Author(s): Ness RB, Nelson DB, Kumanyika SK, Grisso JA
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Abstract PURPOSE: There has been much publicized concern about difficulty with minority recruitment into research studies, particularly since minority inclusion in randomized clinical trials was mandated by the 1993 National Institutes of Health Revitalization Act. We reviewed recruitment data in published reports from clinical studies to assess the actual degree of success in recruiting minorities versus whites and to identify barriers to recruitment. METHODS: We abstracted articles published between September 1993 and February 1995 that reported detailed results of participant recruitment for studies conducted in the United States. RESULTS: Of 65 articles meeting our eligibility criteria (median sample size, 1323), only one (1.5\%) reported the racial/ethnic composition of potential study participants. Only two articles (3.1\%) provided information about the racial/ethnic composition of eligible subjects, and only one (1.5\%) provided information about the racial/ethnic composition of refusing subjects. For enrolled subjects, race/ethnicity was less likely to be reported (58.5\%) than were age (90.8\%) or gender (80.0\%). CONCLUSIONS: The published literature currently contains insubstantial data to either refute or prove that there are differential recruitment rates among minorities as compared with whites. Changes in reporting will be needed in order to track progress in this area.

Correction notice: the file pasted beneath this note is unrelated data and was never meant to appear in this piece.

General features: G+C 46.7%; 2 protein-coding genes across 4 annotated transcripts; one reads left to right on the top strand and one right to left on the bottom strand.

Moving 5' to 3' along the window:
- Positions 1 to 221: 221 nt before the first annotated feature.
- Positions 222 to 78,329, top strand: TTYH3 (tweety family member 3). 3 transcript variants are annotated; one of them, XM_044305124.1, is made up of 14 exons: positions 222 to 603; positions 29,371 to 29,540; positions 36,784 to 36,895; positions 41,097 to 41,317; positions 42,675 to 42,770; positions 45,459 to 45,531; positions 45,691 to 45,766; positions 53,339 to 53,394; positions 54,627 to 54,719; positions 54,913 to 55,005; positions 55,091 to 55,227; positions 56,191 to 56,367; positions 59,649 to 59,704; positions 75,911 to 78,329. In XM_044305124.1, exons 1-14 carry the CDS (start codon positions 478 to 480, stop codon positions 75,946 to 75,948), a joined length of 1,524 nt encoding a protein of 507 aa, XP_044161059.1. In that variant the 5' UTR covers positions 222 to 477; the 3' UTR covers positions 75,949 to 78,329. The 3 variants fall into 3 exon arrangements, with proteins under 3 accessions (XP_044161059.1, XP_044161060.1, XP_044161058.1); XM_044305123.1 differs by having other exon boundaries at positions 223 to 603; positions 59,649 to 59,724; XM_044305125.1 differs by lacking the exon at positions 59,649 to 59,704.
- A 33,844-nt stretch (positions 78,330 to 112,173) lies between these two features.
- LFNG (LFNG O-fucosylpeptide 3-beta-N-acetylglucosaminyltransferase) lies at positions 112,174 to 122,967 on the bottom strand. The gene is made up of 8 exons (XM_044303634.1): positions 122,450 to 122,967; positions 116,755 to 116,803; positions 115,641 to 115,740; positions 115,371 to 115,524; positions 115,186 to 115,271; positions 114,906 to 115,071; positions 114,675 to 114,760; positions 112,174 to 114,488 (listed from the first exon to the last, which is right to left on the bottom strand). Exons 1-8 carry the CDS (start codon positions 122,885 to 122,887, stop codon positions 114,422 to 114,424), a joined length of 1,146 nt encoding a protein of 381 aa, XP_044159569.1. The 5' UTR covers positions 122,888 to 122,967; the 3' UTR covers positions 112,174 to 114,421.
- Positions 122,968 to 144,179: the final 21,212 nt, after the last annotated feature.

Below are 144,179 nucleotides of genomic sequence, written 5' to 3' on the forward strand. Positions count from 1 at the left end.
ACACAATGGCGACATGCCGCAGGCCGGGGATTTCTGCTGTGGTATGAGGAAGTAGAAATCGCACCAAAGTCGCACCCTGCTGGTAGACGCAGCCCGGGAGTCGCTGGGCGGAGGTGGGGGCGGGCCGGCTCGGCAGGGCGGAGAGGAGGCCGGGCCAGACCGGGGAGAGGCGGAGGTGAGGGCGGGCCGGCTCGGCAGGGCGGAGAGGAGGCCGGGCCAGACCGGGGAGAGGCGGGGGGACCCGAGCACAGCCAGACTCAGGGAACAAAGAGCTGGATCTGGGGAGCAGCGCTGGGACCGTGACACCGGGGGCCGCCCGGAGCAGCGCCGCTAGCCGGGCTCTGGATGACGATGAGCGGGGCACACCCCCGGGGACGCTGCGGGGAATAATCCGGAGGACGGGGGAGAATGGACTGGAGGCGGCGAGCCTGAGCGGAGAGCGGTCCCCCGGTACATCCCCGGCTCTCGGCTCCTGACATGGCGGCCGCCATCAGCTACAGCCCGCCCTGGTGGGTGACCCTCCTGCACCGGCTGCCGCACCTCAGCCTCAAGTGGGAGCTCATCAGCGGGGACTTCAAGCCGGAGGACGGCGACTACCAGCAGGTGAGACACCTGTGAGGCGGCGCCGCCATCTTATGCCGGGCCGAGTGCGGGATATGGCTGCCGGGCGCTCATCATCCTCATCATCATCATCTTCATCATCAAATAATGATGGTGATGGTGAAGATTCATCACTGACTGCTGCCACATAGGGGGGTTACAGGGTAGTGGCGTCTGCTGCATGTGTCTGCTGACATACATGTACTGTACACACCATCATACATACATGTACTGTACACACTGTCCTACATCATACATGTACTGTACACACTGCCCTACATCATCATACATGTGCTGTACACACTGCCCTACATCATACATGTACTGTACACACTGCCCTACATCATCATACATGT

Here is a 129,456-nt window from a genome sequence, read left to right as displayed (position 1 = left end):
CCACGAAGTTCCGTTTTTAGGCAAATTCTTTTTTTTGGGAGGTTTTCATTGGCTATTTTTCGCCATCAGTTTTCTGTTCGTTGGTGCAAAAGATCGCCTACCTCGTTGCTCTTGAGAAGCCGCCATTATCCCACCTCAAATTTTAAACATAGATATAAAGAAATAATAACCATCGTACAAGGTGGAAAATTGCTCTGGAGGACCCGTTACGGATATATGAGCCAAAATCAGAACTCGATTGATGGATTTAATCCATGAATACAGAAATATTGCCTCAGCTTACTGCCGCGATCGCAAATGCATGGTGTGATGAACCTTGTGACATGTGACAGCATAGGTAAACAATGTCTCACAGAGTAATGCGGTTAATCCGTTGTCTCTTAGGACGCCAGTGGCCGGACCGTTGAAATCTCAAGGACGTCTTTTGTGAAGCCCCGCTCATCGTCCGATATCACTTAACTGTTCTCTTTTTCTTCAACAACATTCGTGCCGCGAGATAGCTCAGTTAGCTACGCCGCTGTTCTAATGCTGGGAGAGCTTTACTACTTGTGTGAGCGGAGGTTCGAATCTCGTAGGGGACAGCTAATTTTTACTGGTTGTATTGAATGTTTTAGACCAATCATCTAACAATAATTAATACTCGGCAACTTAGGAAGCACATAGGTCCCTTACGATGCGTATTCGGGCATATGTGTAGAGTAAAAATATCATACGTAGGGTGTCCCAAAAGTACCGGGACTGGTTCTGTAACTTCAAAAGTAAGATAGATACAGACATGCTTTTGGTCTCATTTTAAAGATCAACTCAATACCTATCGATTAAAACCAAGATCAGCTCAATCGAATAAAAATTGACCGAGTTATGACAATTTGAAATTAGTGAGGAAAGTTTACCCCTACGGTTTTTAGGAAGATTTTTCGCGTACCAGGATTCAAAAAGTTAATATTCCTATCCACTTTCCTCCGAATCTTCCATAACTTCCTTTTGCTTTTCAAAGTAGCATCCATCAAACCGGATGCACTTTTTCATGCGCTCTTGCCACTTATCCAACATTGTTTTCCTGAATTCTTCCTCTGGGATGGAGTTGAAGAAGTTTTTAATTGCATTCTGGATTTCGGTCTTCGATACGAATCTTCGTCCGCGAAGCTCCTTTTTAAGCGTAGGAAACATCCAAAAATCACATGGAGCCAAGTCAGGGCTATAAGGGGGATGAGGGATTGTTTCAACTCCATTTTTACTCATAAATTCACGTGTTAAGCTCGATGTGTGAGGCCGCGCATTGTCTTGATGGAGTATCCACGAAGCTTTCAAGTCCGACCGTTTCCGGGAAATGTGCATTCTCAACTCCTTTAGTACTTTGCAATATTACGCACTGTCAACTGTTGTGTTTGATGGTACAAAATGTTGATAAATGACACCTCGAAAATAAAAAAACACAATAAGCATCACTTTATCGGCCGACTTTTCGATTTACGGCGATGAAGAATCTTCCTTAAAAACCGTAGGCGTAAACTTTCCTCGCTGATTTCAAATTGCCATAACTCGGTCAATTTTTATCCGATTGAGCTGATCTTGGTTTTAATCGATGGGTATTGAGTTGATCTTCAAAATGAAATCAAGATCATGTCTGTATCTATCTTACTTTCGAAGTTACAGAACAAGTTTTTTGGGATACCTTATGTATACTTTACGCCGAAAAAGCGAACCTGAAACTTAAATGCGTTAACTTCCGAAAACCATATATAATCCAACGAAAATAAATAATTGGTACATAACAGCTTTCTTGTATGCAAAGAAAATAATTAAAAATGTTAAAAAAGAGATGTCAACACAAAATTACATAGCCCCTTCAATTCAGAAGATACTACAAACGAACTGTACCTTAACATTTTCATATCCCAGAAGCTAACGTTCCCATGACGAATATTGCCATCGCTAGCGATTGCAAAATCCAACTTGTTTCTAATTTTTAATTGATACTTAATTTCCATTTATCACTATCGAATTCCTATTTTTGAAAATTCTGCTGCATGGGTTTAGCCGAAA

This article was published in Ann Epidemiol
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